Having a stroke
If you look him up, you will find that the author served in the Navy for 5 1/2 years aboard the USS Abraham Lincoln. As of November 1997, he was a student at Kansas State University. Through 2000, he remained a student and it appears that he graduated from KSU.He goes on, but that's really enough.
I am not aware of any program in any of the services where you remain on Active Duty the entire time you are in college. I am aware of a few programs that allow you to finish your degree as a full time student but not 4 full years.
If you do the constructive time of his service by reading his articles, you come up with 13 years of service...but only 5 1/2 of active duty. Even if he came back in and is serving somewhere (not the Navy..looked that up too), he still could not have 13 years of active duty.
Sorry, 20 years active duty here. Day for day. So I take those claims seriously.
God I love being able to verify shit!
BY THE WAY...since HH stood him up as a "13 year veteran" which is now proven false...What in tarnation gives HIM credibility over me? I did my 20, retired and still serve! I even serve at sea still training the active duty guys! Is he more credible because HE agrees with your point of view?
First, let me say that I didn't serve for 5.5 years on the Lincoln, but actually spent 2.5 years in Iceland.
I've never said that I did 13 years of active duty, but I have done 13 years total service. Since leaving active duty in 1997, I've been in the reserves and guard and my LES says so. During that time, I've been deployed thrice--to Bosnia, Guatemala (for Hurricane Mitch) and Afghanistan. Technically, "Stroke" could be considered correct in that I continue to serve in the Guard to this day and the definition of a "veteran," according to Merriam-Webster is a "a former member of the armed forces."
I'm curious, though. If "Stroke" feels that reserve service does not a veteran make, then does he not know that Guardsmen and reservists can also retire when they've gotten "their 20"? Does he agree or disagree with CBS News' Jarrett Murphy who wrote that "It is a fact that Mr. Bush is a veteran: He was honorably discharged." Bush, after all, only served in the Guard. Is he not a veteran?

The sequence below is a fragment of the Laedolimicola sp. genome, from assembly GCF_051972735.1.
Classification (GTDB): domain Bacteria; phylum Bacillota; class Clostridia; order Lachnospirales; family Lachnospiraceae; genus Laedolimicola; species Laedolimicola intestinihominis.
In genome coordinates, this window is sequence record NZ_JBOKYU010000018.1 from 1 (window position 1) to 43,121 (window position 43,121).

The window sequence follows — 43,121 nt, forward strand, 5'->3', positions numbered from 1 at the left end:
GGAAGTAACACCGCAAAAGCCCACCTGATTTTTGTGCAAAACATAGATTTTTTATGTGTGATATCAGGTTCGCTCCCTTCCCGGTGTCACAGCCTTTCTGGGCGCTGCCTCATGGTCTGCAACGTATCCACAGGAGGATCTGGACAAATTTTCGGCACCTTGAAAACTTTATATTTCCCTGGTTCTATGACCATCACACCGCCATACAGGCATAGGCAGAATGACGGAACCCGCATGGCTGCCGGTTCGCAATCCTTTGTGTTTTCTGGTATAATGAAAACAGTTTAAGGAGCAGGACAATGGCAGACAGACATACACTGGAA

(And, by the way, I'll go you one further. Not only am I a veteran from a family of veterans dating all the way back to the Revolutionary War, but Mrs. Nitpicker decided two years ago that her career as a graphic designer was unfulfilling and went back to school to become a nurse. She will attend OIS in January and put her skills to work as an Ensign in the Navy. We believe in service.)
I would say, though, that the only argument I made in the post which so offended "Stroke" was that the military should not be misused as a political entity. I actually thought we should all be able to agree on that, regardless of party. If Stroke has an argument to the contrary, I would love to hear it.
As to the validity of the letter itself, I said (and continue to say) that "In the end, I can't say whether the document is real or not, but neither can any of the conservative bloggers who will trumpet this as an excuse to 'stay the course.'"